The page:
As far as the band history, I had met Rich Wretch thru an ad I had placed in the weekly rock rag The Aquarian in the Spring of '79. His last band Paradox had just disbanded. The guitar player had joined the Misfits, and the bass player went back to playing with his friends in a band called the Smithereens. Anyway, Rich and a guitar player Billy Pidgeon came over to my place, and we jammed for about an hour. I was playing guitar at the time — not very well — and I played some of my songs for them. I think I humored them. Rich played me a tape of his old band, I didn't think much of them, but the drummer played exactly the way I had in mind. He said he would keep me in mind and asked if I would play the bass. I said yes. I ran into him at a couple of shows and I gave him a tape of some new "songs" I had been working on. Nothing much became of it.

Then at a Damned show in November (opening act "The Mad") I think, I asked if he was in a band, and he said he had just put one together but that they needed a bass player. I went to his place and auditioned for him. He gave me a tape and told me to learn the songs. We had our first rehearsal and they told me they would give me a shot. This was the first band I had ever been in and in truth the first time I actually had to play a song from beginning to end. Hey, I get bored easily. They had the sound and style exactly like I had wanted. I hoodwinked them into coming to my place to rehearse because my parents had a garage/barn/loft that my brother had his bands practice in. You have to realize that our house was on top of a mountain surrounded by woods, and we had this piece-of-shit dirt road/driveway that would get blown out every time it rained. These guys were from the city. It was surreal to say the least. Somewhere I have an 8-track tape cartridge recording of those rehearsals that I used to learn the songs.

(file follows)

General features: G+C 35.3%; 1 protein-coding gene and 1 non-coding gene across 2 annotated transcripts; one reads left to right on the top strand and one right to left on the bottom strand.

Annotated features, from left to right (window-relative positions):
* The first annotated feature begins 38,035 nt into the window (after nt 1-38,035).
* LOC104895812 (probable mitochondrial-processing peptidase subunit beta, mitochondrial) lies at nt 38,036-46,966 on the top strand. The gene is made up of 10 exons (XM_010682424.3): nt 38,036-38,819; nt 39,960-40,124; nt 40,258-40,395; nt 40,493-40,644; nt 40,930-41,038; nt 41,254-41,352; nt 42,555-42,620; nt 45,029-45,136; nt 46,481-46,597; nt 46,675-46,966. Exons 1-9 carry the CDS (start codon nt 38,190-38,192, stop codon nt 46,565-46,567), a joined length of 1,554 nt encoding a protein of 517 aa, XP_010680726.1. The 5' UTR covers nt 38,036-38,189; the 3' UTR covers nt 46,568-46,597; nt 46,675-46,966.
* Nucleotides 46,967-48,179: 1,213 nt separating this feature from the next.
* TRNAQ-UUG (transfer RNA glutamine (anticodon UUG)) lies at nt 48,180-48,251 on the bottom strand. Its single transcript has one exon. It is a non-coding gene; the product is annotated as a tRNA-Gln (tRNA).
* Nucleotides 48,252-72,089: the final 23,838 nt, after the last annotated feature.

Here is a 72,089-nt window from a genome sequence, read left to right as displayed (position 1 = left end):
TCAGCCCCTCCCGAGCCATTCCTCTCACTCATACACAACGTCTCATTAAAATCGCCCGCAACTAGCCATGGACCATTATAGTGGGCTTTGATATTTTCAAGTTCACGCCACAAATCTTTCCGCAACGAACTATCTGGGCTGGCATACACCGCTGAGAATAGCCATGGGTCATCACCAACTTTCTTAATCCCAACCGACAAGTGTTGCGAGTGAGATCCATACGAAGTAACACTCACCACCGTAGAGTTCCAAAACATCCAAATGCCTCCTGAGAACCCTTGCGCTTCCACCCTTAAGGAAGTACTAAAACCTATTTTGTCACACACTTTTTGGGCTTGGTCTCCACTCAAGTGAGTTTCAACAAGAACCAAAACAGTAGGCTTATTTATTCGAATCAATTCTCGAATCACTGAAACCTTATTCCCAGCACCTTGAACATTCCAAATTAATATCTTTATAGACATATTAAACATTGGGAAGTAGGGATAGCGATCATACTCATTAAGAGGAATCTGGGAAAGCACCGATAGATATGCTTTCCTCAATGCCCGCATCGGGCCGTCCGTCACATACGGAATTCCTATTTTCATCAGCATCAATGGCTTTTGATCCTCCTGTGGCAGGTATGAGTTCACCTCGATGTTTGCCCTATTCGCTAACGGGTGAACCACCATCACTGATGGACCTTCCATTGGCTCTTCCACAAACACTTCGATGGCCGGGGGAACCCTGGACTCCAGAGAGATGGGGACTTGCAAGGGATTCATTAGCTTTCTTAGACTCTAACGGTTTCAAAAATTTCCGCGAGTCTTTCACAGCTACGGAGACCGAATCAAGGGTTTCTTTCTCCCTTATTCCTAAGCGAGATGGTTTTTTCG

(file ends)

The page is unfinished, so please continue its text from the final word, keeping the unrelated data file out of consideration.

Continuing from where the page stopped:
We played our first gig at the show place in NJ as the "Enemy's." Our next gig was on New Year's Eve at a club called S.N.A.F.U. opening for Cherry Vanilla. After the show, she asked if we would be her backup band. I think she liked the sound of "Cherry Vanilla and the Violators". What a tart. I think our next gig was at a club called Club X we opened for the Stimulators. We were a hit after the third song. When we finished the set, the crowd made us do an encore. We didn't know any other songs and told them so. They told us to play the songs over again, so we wound up repeating the entire set. The Stimulators were none too pleased. They would never play with us again. Back then (79/80) the "top" NY punk bands were: The Mad, The Stimulators, Bad Brains, Pure Hell, Misfits, and I guess you could add The Violators. There were a lot of other bands, too... False Prophets, Butch Lust, Even Worse to name a few.